Organic Computing has emerged as a challenging vision for future information processing systems. Organic Computing is based on the insight that we will soon be surrounded by large collections of autonomous systems, which are equipped with sensors and actuators, aware of their environment, communicating freely, and organizing themselves in order to perform the actions and services that seem to be required.
The presence of networks of intelligent systems in our environment opens fascinating application areas but, at the same time, bears the problem of their controllability. Hence, we have to construct such systems – which we increasingly depend on – as robust, safe, flexible, and trustworthy as possible. In particular, a strong orientation towards human needs as opposed to a pure implementation of the technologically possible seems absolutely central. In order to achieve these goals, our technical systems will have to act more independently, flexibly, and autonomously, i.e. they will have to exhibit life-like properties. We call those systems “organic”. Hence, an “Organic Computing System” is a technical system, which adapts dynamically to the current conditions of its environment. It will be self-organizing, self-configuring, self-optimizing, self-healing, self-protecting, self-explaining, and context-aware.
The vision of Organic Computing and its fundamental concepts arose independently in different research areas like Neuroscience, Molecular Biology, and Computer Engineering.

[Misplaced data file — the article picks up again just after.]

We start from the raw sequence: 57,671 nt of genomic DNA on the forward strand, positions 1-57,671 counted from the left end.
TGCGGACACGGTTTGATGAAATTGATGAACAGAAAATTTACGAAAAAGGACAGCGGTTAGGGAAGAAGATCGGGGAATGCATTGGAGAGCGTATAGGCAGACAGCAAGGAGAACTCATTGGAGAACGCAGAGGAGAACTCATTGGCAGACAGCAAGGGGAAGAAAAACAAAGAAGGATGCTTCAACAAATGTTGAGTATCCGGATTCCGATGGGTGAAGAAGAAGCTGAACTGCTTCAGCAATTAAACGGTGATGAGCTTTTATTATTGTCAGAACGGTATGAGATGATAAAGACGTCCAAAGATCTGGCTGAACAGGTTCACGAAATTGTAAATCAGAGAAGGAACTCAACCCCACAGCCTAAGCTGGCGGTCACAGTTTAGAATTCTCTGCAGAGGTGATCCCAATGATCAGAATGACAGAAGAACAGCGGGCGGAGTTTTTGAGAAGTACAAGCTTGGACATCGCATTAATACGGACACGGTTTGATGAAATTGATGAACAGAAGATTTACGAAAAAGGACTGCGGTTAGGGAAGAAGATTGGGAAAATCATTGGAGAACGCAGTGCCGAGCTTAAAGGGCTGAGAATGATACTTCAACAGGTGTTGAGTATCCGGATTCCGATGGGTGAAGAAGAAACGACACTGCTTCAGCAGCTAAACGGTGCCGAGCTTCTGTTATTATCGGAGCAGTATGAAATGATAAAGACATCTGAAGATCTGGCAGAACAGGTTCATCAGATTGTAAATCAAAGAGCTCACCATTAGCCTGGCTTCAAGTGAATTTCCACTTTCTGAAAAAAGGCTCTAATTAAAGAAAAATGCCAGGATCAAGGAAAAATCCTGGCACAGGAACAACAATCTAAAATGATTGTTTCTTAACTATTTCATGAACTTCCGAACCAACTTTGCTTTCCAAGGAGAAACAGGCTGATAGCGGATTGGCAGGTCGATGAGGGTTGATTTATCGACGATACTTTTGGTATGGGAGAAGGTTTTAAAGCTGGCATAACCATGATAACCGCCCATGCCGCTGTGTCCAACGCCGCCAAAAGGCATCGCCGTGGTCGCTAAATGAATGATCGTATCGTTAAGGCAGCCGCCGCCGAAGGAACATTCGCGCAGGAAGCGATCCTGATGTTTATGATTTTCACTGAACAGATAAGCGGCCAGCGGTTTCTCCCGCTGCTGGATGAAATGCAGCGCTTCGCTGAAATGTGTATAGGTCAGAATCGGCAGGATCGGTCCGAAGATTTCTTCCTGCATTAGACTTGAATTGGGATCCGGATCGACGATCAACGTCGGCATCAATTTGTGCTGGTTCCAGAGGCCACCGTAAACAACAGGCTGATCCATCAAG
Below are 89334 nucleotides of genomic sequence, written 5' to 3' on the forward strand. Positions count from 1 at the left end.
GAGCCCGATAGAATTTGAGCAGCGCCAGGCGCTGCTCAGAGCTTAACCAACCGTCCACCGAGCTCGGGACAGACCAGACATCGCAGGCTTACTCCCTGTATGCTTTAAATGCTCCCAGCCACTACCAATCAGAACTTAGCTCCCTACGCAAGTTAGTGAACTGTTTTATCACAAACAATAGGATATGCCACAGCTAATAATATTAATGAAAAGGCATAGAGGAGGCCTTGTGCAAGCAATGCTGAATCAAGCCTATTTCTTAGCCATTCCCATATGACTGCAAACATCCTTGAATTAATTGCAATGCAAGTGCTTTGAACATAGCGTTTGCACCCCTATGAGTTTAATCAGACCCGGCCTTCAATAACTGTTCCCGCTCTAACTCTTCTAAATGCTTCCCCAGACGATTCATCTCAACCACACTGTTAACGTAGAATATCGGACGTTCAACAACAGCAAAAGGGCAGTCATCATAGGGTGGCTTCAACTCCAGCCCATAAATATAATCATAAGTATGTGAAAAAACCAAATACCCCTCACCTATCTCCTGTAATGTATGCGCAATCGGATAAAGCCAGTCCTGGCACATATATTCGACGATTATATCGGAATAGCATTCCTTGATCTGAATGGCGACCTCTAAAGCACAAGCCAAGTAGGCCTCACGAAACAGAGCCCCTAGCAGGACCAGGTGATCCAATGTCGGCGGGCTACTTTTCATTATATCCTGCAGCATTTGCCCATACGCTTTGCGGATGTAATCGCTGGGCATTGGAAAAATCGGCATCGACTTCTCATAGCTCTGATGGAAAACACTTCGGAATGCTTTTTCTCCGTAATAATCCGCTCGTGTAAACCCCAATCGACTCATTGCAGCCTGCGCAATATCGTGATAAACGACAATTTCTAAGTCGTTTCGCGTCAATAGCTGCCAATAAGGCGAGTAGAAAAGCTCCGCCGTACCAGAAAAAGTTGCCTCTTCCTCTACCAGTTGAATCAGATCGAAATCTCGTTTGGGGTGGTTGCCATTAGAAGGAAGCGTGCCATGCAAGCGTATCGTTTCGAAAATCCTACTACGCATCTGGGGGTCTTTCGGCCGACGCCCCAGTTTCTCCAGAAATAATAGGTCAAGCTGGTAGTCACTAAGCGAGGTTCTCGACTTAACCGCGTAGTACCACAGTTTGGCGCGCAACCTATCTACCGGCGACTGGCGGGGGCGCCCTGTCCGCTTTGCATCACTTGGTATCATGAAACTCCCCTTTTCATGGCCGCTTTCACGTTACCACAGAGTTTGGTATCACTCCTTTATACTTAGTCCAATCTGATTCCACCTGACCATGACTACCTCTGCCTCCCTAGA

Self-organizing systems have been studied for quite some time by mathematicians, sociologists, physicists, economists, and computer scientists, but so far almost exclusively based on strongly simplified artificial models. Central aspects of Organic Computing systems have been and will be inspired by an analysis of information processing in biological systems.
First steps towards adaptive and self-organizing computer systems are already being undertaken.
Adaptivity, reconfigurability, emergence of new properties, and self-organization are topics in a variety of research projects. The priority research program of the German Science Foundation (DFG) addresses fundamental challenges in the design of Organic Computing systems; its objective is a deeper understanding of emergent global behavior in self-organizing systems and the design of specific concepts and tools to support the construction of Organic Computing systems for technical applications.
For more information visit the Organic Computing Website